I suspect that’s most police forces in most countries Jane, that’s why they have such charming nicknames. The little I’ve heard about our local law enforcement officers is that the Police are a friendlier bunch and more part of the community than the Gendarmes but that would tally with one being a civil force and one military. Anecdotally, I think the Police are better paid too.
Like any sizeable organisation, it is very possible for an individual to have a bad experience even if, overall, things are OK, or even good. In Jane’s case lifelong distruct of the gendarmes seems very understandable.
Equally I’m sure that law enforcement officers of all shades and nationalities spend so much time with the less desireable elements of society that it can be difficult for them to treat normal people normally (especially if they mistakenly think you might be guilty of some wrongdoing).
FWIW my only two interactions with the Gendarmerie are 1) getting nicked speeding on the D5 north of Questembert (about 2005 if I recall correctly). I’m not sure we were speeding and we seemed to get pulled in preference to the French car ahead of us who was doing at least the same speed but the interaction tself was friendly enough. In that “you have no choice here but I’ll try to make it not too painful if you don’t kick up a fuss” kind of way
The other occasion was waling through Campsegret, just north of Bergerac where we chanced upon a group of four Gendarmes skulking behind some hedges mounting (you guessed it) another speed trap. At least there was no chance of being pulled We gave them a cheery “Bonjour” and a wave which was somewhat sheepishly returned.
Are the flics still able to have an alcoholic drink with their main meal of the day whilst on duty? I know there was some problems a few years ago when the govt. tried to withdraw this ‘right’ from the CRS but not sure if it was upheld. Armed civil servants able to drink alcohol whilst carrying a weapon…hummmmmmm…
I mean, what could possibly go wrong…
Why civil servants? Surely that should apply to everyone.
In defence of Gendarmes - I’ve been stopped twice whilst driving. The first was a general check to slow traffic in a village in the Jura. The Gendarme was friendly and quite jolly/jokey and handled his initial surprise at my being English with Gallic aplomb (though he couldn’t hide his apprehension). The second was also in the Jura (I was working over there) and involved a breathalyser as there had been a nasty on that stretch of road the previous day. Again the officer, although acting officially and efficient, was very pleasant and kindly explained for stopping me.
On another occasion, a stag landed on our car’s bonnet and we were advised to go to the Gendarmerie. We had to wait for lunch-time to finish, it’s true, but the couple who dealt with us, and who had been about to go out on patrol it seemed, were kind, helpful and very pleasant. They called our insurer for us and tried some English on us (though he did confuse the amount of our excess at this time by saying “two thousand” instead of “two hundred”, which gave me a start), and made us a lukewarm cup of tea. They also arranged the garage to come and collect us and our poor car for repair.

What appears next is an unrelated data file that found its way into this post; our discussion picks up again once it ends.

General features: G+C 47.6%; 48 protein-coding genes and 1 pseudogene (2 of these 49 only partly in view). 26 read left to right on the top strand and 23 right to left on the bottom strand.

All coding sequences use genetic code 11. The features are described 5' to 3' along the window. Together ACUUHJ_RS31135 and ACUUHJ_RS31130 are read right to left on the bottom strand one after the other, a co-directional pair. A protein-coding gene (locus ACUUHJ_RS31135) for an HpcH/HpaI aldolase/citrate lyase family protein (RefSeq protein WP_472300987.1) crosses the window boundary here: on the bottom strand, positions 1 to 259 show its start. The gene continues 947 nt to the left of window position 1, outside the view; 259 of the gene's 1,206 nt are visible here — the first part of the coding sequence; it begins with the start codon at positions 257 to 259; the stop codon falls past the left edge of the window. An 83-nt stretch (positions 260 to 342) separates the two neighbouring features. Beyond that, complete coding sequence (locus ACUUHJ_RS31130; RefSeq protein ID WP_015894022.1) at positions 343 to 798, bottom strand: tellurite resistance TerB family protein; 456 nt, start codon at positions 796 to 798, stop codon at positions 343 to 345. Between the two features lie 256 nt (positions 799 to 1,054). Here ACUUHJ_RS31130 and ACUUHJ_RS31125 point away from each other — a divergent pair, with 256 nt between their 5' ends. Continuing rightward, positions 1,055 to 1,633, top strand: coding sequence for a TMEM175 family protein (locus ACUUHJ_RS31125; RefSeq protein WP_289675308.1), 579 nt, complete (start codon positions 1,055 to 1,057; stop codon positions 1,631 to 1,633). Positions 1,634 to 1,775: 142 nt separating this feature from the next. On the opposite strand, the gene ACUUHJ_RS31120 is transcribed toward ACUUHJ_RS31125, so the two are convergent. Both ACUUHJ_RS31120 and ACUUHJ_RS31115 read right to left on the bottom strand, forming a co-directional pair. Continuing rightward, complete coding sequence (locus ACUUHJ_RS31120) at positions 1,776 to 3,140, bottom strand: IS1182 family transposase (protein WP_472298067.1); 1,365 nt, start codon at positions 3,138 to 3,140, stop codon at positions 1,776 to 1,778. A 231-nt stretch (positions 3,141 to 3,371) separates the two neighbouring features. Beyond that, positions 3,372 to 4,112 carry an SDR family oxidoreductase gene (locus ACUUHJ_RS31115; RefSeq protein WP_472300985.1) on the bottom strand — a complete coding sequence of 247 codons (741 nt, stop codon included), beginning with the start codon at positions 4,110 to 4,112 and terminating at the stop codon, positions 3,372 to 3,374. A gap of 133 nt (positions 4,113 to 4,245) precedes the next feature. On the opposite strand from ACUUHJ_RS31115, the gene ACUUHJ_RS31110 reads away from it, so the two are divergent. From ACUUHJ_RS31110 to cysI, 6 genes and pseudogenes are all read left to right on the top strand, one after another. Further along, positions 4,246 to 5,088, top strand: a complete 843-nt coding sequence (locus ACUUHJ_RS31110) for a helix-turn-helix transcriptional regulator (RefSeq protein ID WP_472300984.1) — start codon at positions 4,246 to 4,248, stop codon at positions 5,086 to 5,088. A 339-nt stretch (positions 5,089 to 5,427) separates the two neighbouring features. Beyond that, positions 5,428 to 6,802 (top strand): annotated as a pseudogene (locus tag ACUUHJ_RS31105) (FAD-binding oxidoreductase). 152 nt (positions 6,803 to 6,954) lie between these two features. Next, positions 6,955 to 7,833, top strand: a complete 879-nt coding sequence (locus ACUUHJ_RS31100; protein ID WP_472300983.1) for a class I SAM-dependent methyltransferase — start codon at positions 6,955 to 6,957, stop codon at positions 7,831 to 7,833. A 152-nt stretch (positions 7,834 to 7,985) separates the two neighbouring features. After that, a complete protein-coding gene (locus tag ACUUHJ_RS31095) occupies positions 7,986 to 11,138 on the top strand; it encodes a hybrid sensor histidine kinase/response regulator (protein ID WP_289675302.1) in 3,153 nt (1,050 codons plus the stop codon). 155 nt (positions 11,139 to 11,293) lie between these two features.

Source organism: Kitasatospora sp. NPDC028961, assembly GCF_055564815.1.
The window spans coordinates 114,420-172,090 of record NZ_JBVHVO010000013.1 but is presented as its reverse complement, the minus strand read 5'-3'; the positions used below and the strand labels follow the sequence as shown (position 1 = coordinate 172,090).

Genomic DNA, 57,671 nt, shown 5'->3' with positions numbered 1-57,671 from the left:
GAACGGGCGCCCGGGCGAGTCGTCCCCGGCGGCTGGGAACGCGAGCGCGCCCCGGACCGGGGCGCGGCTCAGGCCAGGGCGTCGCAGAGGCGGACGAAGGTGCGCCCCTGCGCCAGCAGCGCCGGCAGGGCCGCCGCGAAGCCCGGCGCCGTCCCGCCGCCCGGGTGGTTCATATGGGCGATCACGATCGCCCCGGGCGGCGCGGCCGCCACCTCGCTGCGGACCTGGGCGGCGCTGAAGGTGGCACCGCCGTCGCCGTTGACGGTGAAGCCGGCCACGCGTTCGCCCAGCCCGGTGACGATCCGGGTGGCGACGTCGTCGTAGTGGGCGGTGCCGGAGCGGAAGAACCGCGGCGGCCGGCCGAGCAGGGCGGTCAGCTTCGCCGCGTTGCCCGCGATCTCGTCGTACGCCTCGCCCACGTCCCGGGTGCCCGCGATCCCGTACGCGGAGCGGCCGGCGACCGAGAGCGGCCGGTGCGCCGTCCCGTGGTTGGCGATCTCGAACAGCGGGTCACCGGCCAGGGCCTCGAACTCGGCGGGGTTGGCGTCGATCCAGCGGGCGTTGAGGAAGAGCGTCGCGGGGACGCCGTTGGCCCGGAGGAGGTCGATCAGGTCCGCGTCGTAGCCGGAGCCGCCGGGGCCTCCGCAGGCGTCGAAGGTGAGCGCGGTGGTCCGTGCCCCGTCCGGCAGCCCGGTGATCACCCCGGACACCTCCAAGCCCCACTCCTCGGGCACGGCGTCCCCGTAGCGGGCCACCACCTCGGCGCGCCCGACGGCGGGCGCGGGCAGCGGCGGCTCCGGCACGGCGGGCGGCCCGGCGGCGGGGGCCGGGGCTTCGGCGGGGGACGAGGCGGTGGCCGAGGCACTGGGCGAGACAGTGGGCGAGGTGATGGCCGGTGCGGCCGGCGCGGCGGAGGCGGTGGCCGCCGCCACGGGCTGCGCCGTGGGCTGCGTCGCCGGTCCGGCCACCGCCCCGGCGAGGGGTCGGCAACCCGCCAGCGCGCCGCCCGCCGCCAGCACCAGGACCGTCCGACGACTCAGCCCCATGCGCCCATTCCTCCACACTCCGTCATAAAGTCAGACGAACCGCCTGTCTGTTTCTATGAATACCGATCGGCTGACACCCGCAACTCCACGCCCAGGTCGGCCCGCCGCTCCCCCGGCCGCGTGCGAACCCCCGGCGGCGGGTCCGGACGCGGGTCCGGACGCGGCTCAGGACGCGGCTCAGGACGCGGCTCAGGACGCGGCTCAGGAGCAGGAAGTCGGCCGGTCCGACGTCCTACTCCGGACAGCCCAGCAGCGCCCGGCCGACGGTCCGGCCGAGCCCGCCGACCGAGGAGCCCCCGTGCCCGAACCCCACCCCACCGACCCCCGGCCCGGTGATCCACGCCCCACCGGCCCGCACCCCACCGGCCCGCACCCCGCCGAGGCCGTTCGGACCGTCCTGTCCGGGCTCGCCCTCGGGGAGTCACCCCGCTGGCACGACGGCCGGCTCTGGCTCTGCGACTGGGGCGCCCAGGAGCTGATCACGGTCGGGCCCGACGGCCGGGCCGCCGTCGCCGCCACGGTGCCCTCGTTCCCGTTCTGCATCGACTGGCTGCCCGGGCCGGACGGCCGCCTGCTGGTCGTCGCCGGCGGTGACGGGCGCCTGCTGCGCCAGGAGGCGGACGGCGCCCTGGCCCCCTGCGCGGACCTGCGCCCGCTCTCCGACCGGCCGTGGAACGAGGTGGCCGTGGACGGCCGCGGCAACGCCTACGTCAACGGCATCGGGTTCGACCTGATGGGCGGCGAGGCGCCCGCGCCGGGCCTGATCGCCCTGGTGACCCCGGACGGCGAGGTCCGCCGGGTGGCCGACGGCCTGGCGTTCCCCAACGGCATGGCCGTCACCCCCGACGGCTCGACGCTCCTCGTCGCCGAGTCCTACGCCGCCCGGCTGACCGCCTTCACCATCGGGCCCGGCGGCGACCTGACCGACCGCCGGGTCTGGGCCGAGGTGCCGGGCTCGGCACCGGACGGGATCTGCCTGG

As you have mentioned ‘dishy’ I feel that I can mention that the lady Gendarme was a little more than dishy! My wife remarked on it before I did, but I had to agree with her just as soon as I was able to get my jaw off the floor!!!
I don’t see you much on here which is a shame as I really enjoyed reading your post.
Thanks for sharing your story. Was the car a write off? I imagine the damage was enormous. I once hit a sheep in the Scottish Highlands at about 60 mph. The sheep died instantly (thank goodness) and the car was horribly damaged. Really horrible experience.
I don’t post often (the interchange above between two members is reason enough) but, when I have something to say on an item that interests me, well…
The car was repaired, thankfully, and the car alright. The stag was not so lucky, though. Even though he got up and ran off, I fear the hunt (that caused the problem in the first place by chasing their prey towards a main road) got after him. ️:rage:
I was very grateful to those who stopped at the scene and advised us to go the Gendarmerie as the help we got was exemplary.
An acquaintance of mine’s car slid into the ditch because there was so much gravel left by road works.
She is a cautious driver, but nevertheless ended up in the ditch.
I don’ t know why but she 'phoned the gendarmes who proceeded to issue her with a ticket for careless driving even though they were nowhere in the vicinity of the accident.
She felt compelled to pay as if she didn’t it would cost more and she felt that she couldn’t win anyway.
This was in the Bresse.
Oh dear, Jane… what a shame that she didn’t have enough French to take the matter further… gravel on the roads can be disastrous.
Seems the Gendarmes will be out on the roads in the Dordogne … noting exemplary driving… and 50 euro vouchers are to be “won” by the best drivers.
France Bleu Perigord will be doing live-interviews with the drivers concerned.
If I hadn’t read it, I’d have thought it was an April fools joke…
I wonder how many they stopped were Brits?
Jane… they are doing this on Friday… they are stopping and congratulating good drivers
Because the discussion is about the police…:-
Sorry, how many will be Brits then?
We have been in overtakenby drivers with a death wish too many times lately.
They must be psychic to be sure no other driver is coming round that bend or out of that dip.
Only the ones that are still alive to tell the tale
Exactly. Why put in unnecessary detail? It makes you sound as though you have something against public employees.